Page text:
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@StefanM if you use the CASH strategy, it’s ultra-low volatility will act like a “lightning rod”. Try setting the volatility multiplier for CASH to about 25x in the Strategy Manager and observe the results. I’ve found using extreme settings like that causes instability in QT, so the cash stops in S3 are instead implemented using the volatility and cash Sharpe limits. I apply those limits only when they benefit the overall returns or reduce volatility/drawdowns, and only after the initial strategy is optimized. To answer your other question about holding stocks through earnings, yes, you can just manually inspect the list of stocks and check their recent performance. It’s perfectly fine to substitute a highly-ranked symbol for another. I sometimes choose alternatives just so I’m not all-in on tech stocks for example, or so I can avoid stocks with freaky looking charts.
Overall, S3 is just a typical combination of hedge and risk sub-strategies, with a dash of Nasdaq-100 top 4 to boost returns.
The hedge is constructed mostly of a mix of GLD and TLT, along with a few other symbols. I’ve been back and forth on using the inverse ETFs, but I’ve decided they are useful because they level out the hedge over time. Even if treasuries and gold are going down, the hedging sub-strategy is still able to move up. The inverse ETFs are used sparingly, because I don’t like their decay, but there are some periods of time when hedges are misbehaving when they prove useful.
The risk sub-strategies are mostly based upon QQQ and SPLV, although I use a few other alternate symbols that have good long-term behavior. I hedge each individual risk symbol, apply the cash stops when they’re useful, then rotate between them using the SRE method. I’m not really inclined to share the .ini files because of the amount of work I’ve done on it. To get similar returns, you could just use the Maximum Sharpe LI strategy. Of course, I prefer my own QT strategy, which sits at around Sharpe ratio 2.3 over long and short timeframes, consistently returning about 16%. It plows straight through the 2000 and 2009 markets with solid returns. It’s a thing of beauty.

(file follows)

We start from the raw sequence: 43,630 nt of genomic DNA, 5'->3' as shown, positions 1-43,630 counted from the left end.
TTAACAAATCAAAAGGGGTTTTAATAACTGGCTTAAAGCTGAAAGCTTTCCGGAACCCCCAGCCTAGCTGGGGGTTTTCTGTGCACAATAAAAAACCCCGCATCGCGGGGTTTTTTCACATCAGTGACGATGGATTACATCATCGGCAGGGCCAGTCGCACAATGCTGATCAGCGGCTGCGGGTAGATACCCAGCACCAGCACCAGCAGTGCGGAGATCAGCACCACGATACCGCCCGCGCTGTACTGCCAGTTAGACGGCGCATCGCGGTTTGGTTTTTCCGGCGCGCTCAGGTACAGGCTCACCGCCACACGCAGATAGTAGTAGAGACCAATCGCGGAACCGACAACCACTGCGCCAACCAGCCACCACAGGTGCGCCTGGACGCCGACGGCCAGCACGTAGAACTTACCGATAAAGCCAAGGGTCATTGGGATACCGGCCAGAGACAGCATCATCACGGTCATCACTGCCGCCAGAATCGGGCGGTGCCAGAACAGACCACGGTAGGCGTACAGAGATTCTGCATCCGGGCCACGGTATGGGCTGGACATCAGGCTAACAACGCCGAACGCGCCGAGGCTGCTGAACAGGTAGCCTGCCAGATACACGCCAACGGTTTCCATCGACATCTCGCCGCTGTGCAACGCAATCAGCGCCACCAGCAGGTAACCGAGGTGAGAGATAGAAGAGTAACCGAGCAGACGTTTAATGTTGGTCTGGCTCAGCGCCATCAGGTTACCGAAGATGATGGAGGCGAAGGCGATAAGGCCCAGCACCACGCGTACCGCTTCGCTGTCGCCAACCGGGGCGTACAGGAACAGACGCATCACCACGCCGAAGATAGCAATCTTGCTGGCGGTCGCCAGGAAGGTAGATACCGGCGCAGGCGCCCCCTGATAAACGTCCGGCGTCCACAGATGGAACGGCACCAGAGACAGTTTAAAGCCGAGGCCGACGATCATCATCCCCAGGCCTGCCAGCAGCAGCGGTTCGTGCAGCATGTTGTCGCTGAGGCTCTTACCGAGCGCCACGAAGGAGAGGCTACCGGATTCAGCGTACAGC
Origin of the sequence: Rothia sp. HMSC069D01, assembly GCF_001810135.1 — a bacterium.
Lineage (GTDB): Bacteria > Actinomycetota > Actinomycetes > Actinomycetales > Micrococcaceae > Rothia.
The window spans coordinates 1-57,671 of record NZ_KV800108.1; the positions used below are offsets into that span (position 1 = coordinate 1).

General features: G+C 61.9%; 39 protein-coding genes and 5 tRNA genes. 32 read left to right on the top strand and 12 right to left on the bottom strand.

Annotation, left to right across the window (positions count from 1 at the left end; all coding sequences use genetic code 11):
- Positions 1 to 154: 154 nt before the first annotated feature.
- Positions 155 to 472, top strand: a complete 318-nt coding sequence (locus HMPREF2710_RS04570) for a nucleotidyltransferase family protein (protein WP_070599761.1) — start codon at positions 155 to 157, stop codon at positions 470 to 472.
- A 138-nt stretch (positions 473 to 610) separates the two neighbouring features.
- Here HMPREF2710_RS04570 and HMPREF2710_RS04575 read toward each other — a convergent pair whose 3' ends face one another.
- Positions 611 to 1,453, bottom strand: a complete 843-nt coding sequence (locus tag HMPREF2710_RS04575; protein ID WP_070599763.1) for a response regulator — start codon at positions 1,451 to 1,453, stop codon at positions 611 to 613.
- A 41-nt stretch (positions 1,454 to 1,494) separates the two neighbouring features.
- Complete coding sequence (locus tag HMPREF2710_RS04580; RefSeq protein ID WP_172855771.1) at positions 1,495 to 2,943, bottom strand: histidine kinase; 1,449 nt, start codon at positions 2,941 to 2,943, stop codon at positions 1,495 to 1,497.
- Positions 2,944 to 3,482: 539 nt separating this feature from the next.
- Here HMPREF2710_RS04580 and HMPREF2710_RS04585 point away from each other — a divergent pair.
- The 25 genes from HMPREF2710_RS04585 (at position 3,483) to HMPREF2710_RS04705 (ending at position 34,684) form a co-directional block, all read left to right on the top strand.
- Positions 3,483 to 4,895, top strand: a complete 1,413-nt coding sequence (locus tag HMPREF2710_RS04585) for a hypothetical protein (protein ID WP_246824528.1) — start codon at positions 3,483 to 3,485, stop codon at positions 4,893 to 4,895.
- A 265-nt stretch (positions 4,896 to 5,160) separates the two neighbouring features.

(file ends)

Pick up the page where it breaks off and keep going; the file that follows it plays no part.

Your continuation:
If you have a higher risk appetite, just use any degree of leverage you’re comfortable with in your investment account.
I’ll try to post some more info soon, not trying to ignore your comments.09/04/2018 at 9:47 pm in reply to: Using synthetic data or external data sources in QuantTrader #54889
FYI I’ve tried many times to get synthetic pricing to work and it just doesn’t. It’s one of those things that really could use some attention in the program, just my 2 cents. I gave up again tonight =(09/04/2018 at 8:33 pm in reply to: Using synthetic data or external data sources in QuantTrader #54887
I just added UGLD_SYN to the collection.
Just add recent data to the others to bring them up-to-date. I’m not having the best of luck getting Quant Trader to recognize synthetic prices, it’s very sporadic. It would be nice if there were a built-in feature that would allow synthetic prices for leveraged funds based upon the underlying – i.e. allow a checkbox in symbol manager “use synthetic price history” that would download all available actual data, and then designate a related symbol – say GLD for UGLD, and a leverage multiplier (3x), and QT could create 2 files, one would be _UGLD.csv, the other would be _UGLD_SYN.csv. Both files would be used to construct backtests for any strategy that used those symbols, but only if the portfolio were configured in Portfolio Manager to “use synthetic prices when available”.